It was on 4th May 1535 that three Carthusians and a Bridgettine monk were dragged from their monasteries and hanged-drawn-and quartered at Tyburn.  They were condemned as traitors for opposing the king’s divorce, for upholding the Catholic Faith, the Primacy of the Pope, and refusing to acknowledge King Henry VIII as supreme head of the Church in England.  For over 150 years Catholics throughout Britain were persecuted simply for being Catholics.  Today we honour these martyrs and we thank God for their fidelity and courage in the face of such unjust persecution.

Today, as we celebrate the Feast of the English Martyrs, we call to mind not only the forty priests, religious and lay men and women canonised by Pope Paul VI in 1970, but the further two hundred and forty-two who were Beatified, together with those many unknown Catholics who were persecuted and died defending the Catholic Faith during the 150 years following the Protestant takeover of the Church in England.

For most of us practising our faith in this country today, the idea of laying down our lives for the supremacy of the Pope, the unity of the Church, and the Holy Sacrifice of the Mass, is a very remote concept.  The Catholic Church in England still has its struggles – where does it not – but few of us would worry about persecution to the point of dying for our faith, and it is for this very reason that today’s feast is of such importance to Catholics in England.  It reminds us of the selfless sacrifice made by so many English men, women and children that the Catholic Faith might survive and flourish in England through the shedding of their blood.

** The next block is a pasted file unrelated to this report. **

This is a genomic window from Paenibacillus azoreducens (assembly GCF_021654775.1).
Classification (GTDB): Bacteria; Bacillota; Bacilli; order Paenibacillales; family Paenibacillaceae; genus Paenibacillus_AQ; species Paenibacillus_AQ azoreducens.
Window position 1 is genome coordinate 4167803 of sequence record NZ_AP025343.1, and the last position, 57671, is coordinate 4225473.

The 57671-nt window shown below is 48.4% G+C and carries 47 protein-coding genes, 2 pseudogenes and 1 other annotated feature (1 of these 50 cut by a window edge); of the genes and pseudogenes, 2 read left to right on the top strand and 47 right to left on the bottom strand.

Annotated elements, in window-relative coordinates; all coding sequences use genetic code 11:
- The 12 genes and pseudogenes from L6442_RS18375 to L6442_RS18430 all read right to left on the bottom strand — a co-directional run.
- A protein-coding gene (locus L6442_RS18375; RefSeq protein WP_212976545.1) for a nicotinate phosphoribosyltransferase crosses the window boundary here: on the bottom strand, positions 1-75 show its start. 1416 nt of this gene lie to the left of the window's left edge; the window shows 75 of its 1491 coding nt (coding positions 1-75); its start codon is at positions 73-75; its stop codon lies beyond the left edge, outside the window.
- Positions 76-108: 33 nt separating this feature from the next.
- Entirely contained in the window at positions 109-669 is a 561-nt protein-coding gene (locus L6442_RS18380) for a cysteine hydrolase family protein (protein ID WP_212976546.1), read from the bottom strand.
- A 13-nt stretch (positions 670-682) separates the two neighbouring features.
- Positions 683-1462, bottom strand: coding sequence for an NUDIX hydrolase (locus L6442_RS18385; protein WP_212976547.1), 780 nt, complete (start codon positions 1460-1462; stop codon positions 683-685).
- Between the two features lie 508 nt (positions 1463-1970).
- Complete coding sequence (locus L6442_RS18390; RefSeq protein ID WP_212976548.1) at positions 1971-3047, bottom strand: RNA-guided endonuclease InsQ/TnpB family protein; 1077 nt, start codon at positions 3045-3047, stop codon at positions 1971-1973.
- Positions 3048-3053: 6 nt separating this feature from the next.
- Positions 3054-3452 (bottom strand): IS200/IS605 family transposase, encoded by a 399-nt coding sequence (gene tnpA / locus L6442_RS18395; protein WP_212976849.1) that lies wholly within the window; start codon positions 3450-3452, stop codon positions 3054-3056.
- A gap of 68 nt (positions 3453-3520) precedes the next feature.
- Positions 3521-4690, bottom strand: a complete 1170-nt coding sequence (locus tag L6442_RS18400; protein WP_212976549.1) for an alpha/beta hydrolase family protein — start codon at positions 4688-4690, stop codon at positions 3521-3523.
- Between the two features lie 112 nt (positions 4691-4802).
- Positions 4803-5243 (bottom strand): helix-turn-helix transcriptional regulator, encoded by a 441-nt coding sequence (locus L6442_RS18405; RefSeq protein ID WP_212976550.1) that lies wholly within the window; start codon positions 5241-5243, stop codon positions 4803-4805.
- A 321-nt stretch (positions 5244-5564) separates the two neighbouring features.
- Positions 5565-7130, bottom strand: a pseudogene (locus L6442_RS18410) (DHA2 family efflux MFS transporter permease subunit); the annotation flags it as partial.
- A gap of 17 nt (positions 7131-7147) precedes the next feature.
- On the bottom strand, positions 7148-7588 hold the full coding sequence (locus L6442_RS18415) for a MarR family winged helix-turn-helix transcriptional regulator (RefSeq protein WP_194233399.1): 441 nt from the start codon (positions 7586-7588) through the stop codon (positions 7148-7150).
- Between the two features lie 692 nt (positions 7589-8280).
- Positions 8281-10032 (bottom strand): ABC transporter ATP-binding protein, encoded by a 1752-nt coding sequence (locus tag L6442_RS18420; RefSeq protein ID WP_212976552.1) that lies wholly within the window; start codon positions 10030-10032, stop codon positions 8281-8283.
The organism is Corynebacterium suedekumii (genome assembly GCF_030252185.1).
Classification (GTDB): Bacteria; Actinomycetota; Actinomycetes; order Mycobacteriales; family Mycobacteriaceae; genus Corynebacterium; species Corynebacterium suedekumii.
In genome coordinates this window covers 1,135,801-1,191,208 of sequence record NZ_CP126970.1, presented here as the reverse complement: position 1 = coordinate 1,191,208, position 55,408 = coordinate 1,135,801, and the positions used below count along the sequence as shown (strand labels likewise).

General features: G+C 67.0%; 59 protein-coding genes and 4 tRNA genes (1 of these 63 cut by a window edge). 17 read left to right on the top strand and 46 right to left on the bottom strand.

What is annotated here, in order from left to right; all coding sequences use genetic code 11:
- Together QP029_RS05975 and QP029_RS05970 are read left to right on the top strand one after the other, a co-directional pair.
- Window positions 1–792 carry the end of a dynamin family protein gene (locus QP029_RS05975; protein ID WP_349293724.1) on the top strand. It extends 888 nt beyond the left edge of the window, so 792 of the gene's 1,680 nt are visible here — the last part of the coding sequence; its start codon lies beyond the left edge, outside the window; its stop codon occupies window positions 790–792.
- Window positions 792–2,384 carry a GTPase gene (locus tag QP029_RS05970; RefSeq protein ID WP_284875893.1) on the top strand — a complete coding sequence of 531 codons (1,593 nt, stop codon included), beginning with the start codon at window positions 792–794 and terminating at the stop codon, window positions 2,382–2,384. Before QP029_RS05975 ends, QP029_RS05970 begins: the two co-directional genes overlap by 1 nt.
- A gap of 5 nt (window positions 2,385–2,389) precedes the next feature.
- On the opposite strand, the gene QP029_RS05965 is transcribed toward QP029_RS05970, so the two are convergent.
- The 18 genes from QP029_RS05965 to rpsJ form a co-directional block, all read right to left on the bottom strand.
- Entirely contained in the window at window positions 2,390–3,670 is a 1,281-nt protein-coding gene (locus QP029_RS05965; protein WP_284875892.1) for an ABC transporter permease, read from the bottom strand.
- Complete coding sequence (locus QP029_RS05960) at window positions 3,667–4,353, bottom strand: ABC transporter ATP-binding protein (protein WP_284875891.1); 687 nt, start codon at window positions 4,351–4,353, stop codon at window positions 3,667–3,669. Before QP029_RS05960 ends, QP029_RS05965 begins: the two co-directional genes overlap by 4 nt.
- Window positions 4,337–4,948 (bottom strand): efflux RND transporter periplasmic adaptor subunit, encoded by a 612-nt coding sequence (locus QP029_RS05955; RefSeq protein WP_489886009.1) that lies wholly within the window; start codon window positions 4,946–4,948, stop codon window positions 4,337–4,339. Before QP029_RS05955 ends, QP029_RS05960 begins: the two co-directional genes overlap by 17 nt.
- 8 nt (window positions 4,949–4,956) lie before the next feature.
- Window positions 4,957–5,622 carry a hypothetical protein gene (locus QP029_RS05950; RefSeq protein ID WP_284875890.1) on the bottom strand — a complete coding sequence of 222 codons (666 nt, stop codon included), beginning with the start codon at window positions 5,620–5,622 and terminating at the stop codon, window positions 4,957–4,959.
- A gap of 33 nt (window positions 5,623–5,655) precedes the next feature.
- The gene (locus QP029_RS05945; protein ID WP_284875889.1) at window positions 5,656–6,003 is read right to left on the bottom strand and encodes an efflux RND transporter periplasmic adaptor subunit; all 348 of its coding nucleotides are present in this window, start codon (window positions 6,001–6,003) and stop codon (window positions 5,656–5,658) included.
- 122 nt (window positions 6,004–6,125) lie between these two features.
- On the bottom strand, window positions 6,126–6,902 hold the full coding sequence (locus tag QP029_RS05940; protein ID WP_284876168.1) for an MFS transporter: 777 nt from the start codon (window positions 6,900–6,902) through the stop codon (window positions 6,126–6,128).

Much has been written about the sufferings of the English Martyrs; they endured trials that are difficult for us to even think about today, and yet their sacrifice was not in vain.  Quoting Tertullian, Pope Paul VI in his homily at the canonisation of the forty martyrs said; “‘The blood of Christians is the seed that is sown.’  As it was with the shedding of Christ’s own blood, so it is with the sacrificial offering of her Martyrs in union with His: a source of life and of spiritual fecundity for the Church and the entire world.”

As it was then, so it is today; the sacrifice of the martyrs, united to the ultimate sacrifice of Christ, extends far beyond national boundaries and the limits of their own time.  The sacrifice of martyrs provides a rich source of spiritual life and nourishment upon which the Church can draw in times of both peace and trouble.

Holy Martyrs of England, pray for us.


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